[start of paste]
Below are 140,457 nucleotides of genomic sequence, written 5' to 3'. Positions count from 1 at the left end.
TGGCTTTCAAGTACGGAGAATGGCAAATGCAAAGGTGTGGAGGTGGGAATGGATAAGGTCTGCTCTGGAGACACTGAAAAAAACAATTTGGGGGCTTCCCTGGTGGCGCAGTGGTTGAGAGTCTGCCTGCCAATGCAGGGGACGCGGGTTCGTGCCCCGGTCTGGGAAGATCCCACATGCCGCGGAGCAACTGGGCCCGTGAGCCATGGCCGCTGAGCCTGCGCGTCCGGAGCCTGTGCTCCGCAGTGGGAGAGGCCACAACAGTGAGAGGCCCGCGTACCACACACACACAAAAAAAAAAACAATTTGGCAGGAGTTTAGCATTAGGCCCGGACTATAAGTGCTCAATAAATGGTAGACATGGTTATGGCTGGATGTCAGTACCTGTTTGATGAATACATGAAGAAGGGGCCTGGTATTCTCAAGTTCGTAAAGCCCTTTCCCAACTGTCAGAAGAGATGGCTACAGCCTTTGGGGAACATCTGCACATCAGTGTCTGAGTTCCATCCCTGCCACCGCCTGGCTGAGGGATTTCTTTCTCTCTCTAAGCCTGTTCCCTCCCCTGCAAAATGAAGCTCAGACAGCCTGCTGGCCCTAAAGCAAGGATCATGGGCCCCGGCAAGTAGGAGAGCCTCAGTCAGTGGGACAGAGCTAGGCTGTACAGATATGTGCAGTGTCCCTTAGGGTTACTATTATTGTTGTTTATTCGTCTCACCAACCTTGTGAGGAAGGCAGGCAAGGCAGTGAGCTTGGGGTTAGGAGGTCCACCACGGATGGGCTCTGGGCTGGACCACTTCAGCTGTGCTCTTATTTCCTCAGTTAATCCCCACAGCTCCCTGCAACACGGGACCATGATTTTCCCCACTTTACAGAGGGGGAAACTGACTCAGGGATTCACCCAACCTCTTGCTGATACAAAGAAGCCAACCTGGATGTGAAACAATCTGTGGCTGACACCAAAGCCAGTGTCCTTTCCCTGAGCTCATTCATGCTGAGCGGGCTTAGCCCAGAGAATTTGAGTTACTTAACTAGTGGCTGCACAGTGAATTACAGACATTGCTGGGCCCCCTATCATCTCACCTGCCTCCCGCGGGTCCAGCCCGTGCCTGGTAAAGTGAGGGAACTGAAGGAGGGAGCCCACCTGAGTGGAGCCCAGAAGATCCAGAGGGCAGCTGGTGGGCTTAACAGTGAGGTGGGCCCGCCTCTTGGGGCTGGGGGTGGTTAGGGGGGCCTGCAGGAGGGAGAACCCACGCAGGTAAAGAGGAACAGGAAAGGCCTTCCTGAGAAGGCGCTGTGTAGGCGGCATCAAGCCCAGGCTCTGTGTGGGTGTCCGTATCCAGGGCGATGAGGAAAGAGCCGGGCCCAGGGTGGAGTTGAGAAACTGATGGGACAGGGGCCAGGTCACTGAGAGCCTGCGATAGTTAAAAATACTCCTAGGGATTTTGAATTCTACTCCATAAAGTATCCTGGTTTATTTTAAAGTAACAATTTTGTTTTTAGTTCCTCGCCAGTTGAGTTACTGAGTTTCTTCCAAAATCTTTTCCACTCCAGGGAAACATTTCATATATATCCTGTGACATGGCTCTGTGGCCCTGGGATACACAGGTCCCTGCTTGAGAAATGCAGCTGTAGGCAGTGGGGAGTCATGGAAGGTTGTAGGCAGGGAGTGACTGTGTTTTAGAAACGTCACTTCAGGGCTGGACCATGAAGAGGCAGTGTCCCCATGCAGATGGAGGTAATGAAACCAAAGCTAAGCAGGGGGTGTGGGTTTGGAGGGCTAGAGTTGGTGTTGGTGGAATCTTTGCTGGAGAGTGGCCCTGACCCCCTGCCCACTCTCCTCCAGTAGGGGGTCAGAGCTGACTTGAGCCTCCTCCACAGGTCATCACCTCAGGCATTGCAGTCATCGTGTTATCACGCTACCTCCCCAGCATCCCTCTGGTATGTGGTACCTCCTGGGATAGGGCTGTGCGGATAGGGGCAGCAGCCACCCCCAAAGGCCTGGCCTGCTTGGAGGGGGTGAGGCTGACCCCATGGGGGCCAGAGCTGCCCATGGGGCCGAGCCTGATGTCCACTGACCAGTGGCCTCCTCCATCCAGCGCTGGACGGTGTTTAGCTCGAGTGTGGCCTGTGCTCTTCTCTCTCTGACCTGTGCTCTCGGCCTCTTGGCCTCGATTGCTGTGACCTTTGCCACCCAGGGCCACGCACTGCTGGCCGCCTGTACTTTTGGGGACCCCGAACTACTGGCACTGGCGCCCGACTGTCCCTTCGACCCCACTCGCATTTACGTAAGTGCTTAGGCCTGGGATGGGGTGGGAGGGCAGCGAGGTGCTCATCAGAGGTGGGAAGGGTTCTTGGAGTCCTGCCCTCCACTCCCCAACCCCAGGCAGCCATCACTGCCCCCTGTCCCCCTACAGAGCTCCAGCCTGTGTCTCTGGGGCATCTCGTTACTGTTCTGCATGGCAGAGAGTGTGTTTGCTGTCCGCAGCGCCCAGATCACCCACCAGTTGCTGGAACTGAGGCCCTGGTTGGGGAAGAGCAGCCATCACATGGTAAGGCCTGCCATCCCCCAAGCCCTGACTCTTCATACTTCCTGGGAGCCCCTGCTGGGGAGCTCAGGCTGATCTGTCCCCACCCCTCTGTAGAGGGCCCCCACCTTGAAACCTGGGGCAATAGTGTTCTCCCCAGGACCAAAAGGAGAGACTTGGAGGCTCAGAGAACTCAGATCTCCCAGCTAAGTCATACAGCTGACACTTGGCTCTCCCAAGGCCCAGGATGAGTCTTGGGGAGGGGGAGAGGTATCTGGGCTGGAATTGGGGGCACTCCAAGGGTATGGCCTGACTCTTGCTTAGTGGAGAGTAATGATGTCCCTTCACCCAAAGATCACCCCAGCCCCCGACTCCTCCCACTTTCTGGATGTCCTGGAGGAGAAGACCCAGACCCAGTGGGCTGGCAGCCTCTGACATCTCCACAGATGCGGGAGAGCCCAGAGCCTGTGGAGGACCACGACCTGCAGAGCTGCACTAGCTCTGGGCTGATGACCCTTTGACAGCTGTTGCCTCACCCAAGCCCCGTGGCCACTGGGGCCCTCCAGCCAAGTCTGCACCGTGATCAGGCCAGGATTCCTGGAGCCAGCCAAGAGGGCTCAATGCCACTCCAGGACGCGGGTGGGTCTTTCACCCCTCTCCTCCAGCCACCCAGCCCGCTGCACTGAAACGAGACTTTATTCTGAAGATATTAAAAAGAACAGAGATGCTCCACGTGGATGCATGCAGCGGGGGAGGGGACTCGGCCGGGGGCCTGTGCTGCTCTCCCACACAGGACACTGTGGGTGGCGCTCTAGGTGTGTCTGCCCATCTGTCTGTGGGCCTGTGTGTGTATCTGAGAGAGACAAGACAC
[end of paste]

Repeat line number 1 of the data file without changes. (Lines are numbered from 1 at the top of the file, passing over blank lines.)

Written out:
Below are 140,457 nucleotides of genomic sequence, written 5' to 3'. Positions count from 1 at the left end.